I do not believe the men I met deserve to remain in prison for decades more. But what can I do? What can I do in a country that incarcerates more people than Russia, than China, than Iran? What can I do when our state lawmakers are still proposing and passing harsher penalties for drug possession and car theft? What can I do when a sizable portion of my community — at least the portion with power and influence — believes that more, more, more of the same will somehow, finally make us safer? How ironic that some of the safest men I’ve ever met are separated from society in the name of public safety.
A note about my experience of safety, including my headline (which, I realize, has huge potential to be misinterpreted): Prisons are fundamentally unsafe places for the people who live and work in them. I do not mean to diminish the very real threats incarcerated people and prison workers face.
That prisons are so unsafe makes it all the more impressive that these men were able to create safety for themselves and others. Why shouldn’t they be part of the solution of increasing safety for the world outside of prison, too?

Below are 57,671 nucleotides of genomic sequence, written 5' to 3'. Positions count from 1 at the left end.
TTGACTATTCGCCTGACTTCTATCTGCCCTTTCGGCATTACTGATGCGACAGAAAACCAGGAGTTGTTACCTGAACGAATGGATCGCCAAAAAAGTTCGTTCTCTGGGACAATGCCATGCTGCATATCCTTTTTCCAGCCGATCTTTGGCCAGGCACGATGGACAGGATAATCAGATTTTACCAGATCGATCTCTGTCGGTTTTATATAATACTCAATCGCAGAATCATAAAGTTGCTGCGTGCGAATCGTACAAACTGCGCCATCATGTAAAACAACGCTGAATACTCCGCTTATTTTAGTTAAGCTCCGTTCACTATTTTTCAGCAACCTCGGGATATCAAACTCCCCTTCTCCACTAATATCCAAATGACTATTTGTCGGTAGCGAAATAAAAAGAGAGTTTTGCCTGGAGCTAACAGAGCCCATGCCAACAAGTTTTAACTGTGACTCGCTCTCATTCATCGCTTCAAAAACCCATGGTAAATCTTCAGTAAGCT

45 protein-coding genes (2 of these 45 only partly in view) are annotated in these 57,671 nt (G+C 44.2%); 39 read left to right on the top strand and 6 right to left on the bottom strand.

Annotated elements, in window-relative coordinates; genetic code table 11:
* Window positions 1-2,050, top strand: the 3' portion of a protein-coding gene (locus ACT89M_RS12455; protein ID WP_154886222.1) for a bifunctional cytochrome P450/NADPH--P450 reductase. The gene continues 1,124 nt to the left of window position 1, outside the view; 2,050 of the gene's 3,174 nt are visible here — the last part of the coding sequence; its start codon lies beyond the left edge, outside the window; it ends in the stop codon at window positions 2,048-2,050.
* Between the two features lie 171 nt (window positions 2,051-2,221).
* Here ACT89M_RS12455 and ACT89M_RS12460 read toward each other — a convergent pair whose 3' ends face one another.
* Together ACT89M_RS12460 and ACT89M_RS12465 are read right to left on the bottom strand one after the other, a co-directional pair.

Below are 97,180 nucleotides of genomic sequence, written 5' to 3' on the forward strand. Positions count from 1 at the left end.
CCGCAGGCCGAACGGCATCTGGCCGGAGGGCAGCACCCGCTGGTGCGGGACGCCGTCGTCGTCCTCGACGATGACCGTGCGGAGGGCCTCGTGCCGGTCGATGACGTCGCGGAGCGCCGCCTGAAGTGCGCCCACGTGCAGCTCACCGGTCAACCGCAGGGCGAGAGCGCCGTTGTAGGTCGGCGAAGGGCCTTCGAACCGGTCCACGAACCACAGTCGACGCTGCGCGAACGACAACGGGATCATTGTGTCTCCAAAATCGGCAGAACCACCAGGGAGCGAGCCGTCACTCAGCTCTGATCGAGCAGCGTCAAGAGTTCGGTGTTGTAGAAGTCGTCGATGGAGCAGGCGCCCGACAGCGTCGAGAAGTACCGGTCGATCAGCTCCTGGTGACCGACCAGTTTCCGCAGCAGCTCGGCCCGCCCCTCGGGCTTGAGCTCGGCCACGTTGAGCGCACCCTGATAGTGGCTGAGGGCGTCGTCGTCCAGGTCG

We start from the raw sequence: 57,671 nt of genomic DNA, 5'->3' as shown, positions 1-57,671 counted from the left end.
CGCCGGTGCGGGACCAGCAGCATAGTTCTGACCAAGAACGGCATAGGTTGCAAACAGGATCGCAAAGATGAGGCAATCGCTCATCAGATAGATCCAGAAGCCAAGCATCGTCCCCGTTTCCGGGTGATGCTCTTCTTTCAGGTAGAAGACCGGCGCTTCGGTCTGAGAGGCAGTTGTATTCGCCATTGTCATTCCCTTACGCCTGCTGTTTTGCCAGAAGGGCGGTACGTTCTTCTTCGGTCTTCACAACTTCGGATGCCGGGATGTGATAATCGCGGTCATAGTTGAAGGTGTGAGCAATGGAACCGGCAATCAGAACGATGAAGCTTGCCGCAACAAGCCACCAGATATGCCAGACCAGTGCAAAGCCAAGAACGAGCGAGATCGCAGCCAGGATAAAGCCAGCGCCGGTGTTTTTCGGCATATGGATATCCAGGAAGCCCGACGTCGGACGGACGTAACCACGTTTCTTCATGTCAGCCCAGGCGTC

The following are selections from feedback about Realness Project’s Relational Leadership Training, written by inmates at the Colorado State Penitentiary who recently graduated from the program. Read the full reviews.
“I love the fact this class is bringing a humane change in this prison. The experience expanded dealing with my prison’s environment in a more understanding way and with empathy. This course is helping to decrease violence by giving us tools to de-escalate.” — Homaidan A.
“I thought I knew how to listen to people, but I was wrong. This course taught me how to really listen and respond to a conversation. … It can teach inmates how to work things out instead of fighting.” — Jeffrey P.
“It helped me in learning to become vulnerable and to see others, even people I would never interact with as people. I want to be a person someone enjoys spending time with. I want to be of some value. I want to be part of a community that builds up instead of breaks down. I can be the more patient, understanding person I’ve always wanted to be. There are tons of people in here looking for ways to escape, but the only release is through violence. I was that guy, so I speak from experience.” — Robert S.